Reference : Spectroscopic anatomy of a meteor with the very large telescope (ESO)
Scientific journals : Article
Physical, chemical, mathematical & earth Sciences : Space science, astronomy & astrophysics
Spectroscopic anatomy of a meteor with the very large telescope (ESO)
Jehin, Emmanuel mailto [Université de Liège - ULg > Département d'astrophys., géophysique et océanographie (AGO) > Astrophysique et traitement de l'image]
Jenniskens, P. [The SETI Institute, 2035 Landings Drive, Mountain View, CA 94043, USA]
Cabanac, R. A. [Canada-France Hawaii Telescope (CFHT), Kamuela, HI 96743, USA]
Laux, C. O. [Ecole Centrale Paris, Laboratoire EM2C, 92290 Chatenay-Malabry, France]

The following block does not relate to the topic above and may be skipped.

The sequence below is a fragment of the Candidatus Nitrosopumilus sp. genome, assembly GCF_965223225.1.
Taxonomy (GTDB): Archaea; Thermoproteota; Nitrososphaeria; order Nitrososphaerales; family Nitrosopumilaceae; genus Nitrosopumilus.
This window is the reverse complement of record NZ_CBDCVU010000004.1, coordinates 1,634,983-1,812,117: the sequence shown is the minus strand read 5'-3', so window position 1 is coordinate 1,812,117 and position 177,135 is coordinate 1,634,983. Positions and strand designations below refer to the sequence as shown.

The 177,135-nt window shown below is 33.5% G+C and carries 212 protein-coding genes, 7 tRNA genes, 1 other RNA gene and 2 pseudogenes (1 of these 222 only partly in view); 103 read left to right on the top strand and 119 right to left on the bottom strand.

Boyd, I. D. [Department of Aerospace Engineering, University of Michigan, Ann Arbor, MI 48109-2140, USA]
Advances in Space Research
Pergamon Press
Yes (verified by ORBi)
United Kingdom
[en] A meteor spectrum was recorded serendipitously with the ESO Very Large Telescope during a long exposure in long-slit spectroscopic mode with the instrument FORS1. The -8 magnitude fireball crossed the narrow (1 arcsec × 7 arcmin) slit during the observation of a high z supernova in normal service mode operation on May 12, 2002. The spectrum covers the range of 637 1050 nm, where the meteor’s air plasma emissions from N[SUB]2[/SUB], N and O dominate. The meteor trail appears moreover resolved along the slit but we conclude that this is because the meteor at 100 km altitude was out of focus for the VLT. The plasma excitation temperature varies only from about 4300 to 4365 K across the trail, based on the ratio of atomic and molecular nitrogen emissions. This is in agreement with the fact that the trail is not actually spatially resolved. Finally, carbon atom emission is not detected in the relatively unexplored range above 900 nm.

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